An Afghan journalism student has been sentenced to death for downloading a report on women’s rights. What a fabulous democracy we’ve brought the Afghan people.
The fate of Sayed Pervez Kambaksh has led to domestic and international protests, and deepening concern about erosion of civil liberties in Afghanistan. He was accused of blasphemy after he downloaded a report from a Farsi website which stated that Muslim fundamentalists who claimed the Koran justified the oppression of women had misrepresented the views of the prophet Mohamed.
Mr Kambaksh, 23, distributed the tract to fellow students and teachers at Balkh University with the aim, he said, of provoking a debate on the matter. But a complaint was made against him and he was arrested, tried by religious judges without – say his friends and family – being allowed legal representation and sentenced to death.
The Independent has a petition you can sign here. It’s a petition to the UK foreign office, but anyone can sign it, and non-UK pressure can make a difference.
I first learned of the organization, Women in Media and News, this morning through The Huffington Post. Then, within an hour, an email mentioned their blog, WIMN Voices. Stranger still, the email was forwarding a letter in which the reference to the blog was quite possibly accidental, the product of someone’s forgetting to change all the entries in a form letter.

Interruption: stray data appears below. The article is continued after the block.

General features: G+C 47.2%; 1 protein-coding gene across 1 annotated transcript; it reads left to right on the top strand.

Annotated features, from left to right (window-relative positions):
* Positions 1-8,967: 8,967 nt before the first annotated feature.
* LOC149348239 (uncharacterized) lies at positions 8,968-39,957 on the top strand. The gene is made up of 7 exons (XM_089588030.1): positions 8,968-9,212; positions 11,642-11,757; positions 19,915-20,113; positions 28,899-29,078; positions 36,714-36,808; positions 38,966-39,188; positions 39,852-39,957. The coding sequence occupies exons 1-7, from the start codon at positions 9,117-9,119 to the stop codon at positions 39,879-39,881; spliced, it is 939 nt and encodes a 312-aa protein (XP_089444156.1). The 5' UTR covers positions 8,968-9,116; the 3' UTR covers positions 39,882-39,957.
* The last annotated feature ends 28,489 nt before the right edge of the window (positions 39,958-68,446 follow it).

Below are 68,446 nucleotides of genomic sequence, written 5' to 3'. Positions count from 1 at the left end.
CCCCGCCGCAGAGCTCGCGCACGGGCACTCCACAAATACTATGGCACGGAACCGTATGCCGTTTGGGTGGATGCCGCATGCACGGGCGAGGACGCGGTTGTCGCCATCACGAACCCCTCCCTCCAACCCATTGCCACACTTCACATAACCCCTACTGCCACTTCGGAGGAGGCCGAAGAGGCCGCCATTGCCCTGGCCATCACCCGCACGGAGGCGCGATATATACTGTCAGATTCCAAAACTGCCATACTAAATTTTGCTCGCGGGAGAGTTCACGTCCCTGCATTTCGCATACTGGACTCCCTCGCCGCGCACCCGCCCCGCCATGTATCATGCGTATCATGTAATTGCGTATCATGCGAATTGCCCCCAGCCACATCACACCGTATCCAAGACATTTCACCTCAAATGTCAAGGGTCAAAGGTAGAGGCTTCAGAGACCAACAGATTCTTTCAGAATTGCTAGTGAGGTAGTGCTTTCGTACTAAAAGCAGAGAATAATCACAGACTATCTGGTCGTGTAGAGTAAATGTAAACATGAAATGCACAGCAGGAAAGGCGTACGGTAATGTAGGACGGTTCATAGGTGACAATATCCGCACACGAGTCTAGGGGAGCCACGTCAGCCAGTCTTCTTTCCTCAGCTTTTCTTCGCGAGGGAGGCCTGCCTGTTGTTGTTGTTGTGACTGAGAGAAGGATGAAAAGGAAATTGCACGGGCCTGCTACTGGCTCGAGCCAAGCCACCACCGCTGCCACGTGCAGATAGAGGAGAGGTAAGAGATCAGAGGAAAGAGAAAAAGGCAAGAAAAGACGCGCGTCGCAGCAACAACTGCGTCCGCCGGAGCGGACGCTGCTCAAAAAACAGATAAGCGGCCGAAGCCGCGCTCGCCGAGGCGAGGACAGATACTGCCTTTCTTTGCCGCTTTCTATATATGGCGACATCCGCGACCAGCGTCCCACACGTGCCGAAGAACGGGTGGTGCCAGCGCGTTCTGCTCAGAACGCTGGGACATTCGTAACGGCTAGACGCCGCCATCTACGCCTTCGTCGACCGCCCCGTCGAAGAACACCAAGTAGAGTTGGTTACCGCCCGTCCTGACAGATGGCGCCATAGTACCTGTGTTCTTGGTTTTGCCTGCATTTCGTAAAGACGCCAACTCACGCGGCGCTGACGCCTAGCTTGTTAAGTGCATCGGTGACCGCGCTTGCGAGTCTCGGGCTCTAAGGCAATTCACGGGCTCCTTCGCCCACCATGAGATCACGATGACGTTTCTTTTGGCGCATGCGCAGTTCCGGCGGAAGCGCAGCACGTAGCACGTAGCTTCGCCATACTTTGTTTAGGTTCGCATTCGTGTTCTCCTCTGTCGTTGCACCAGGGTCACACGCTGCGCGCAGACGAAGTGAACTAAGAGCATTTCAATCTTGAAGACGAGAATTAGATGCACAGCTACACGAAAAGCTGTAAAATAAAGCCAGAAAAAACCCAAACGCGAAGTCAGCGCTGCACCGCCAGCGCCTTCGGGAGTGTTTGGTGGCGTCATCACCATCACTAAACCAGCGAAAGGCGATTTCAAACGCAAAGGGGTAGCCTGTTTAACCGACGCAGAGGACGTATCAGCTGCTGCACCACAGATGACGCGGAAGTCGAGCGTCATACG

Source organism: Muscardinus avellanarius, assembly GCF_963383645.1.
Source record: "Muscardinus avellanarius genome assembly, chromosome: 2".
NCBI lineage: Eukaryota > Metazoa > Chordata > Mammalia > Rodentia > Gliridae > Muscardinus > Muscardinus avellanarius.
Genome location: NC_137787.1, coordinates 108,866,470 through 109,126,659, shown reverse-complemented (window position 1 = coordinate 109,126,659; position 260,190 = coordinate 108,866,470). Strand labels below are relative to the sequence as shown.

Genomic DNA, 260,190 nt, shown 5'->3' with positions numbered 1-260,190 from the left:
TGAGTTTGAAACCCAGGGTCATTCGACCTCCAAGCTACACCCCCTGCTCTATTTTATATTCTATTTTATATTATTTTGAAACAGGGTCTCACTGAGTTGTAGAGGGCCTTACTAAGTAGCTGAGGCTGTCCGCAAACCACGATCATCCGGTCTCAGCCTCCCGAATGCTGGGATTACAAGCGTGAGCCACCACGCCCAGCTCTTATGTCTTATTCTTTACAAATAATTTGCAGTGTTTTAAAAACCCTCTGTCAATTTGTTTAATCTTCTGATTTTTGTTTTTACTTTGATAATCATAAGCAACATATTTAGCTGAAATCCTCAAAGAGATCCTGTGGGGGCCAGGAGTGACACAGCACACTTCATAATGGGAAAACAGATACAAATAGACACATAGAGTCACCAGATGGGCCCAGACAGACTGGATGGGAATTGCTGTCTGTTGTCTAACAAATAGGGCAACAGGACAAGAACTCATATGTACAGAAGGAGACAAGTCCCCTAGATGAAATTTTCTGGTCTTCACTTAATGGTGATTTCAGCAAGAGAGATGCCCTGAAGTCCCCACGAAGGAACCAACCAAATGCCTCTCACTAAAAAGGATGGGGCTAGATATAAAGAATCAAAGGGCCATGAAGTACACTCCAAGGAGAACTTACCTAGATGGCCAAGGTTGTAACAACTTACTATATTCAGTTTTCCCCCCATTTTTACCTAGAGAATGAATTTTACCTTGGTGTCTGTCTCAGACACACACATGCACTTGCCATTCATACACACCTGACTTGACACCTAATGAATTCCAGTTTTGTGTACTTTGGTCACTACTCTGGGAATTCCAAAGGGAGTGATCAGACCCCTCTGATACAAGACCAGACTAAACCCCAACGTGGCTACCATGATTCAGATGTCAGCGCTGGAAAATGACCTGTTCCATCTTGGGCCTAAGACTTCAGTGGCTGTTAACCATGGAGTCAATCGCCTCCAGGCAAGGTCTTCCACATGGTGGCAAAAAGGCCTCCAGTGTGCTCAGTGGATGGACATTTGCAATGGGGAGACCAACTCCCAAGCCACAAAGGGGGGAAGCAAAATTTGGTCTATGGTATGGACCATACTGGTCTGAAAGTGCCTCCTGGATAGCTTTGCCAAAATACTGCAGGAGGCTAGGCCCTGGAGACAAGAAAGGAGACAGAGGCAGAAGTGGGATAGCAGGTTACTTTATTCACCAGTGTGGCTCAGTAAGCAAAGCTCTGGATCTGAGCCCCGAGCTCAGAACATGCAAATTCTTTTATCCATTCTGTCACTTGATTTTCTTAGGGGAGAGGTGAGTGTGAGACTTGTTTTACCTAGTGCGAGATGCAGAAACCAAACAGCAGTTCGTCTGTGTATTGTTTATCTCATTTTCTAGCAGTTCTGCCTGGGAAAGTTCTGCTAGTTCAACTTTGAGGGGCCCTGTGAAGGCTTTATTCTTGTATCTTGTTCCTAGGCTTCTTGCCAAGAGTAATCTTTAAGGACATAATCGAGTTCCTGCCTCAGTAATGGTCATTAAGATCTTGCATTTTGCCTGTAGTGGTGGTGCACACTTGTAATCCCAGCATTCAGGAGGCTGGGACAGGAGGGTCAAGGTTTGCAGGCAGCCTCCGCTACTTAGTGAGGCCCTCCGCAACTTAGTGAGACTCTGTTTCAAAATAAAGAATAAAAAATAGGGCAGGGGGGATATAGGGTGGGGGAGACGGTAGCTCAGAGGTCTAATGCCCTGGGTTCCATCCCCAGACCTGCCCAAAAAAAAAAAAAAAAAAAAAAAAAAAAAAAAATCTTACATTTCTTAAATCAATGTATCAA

So, putting aside the unphilosophical sense of receiving a HINT, I still think it’s worth drawing our readers attention to WIMN. Their mission:
WIMN works to increase women’s presence in the public debate, emphasizing those who are least often heard, including women of color, low-income women, lesbians, youth and older women.
WIMN analyzes representations of women in media; trains women’s and social justice groups to hold media outlets accountable to the public interest; advocates for policy reform and structural change; and works with journalists to broaden the quantity and diversity of women’s voices appearing in the media.
WIMN promotes equity for women as subjects, sources and producers because accurate, diverse news and entertainment media are essential to a vibrant democracy and an informed public.
They provide classes, based on a sliding scale of fees (if I’ve read them correctly), to train women to become more visible and more capable presences in the media. They also help college groups.
There’s a lot to the site worth looking at, and don’t miss the blog!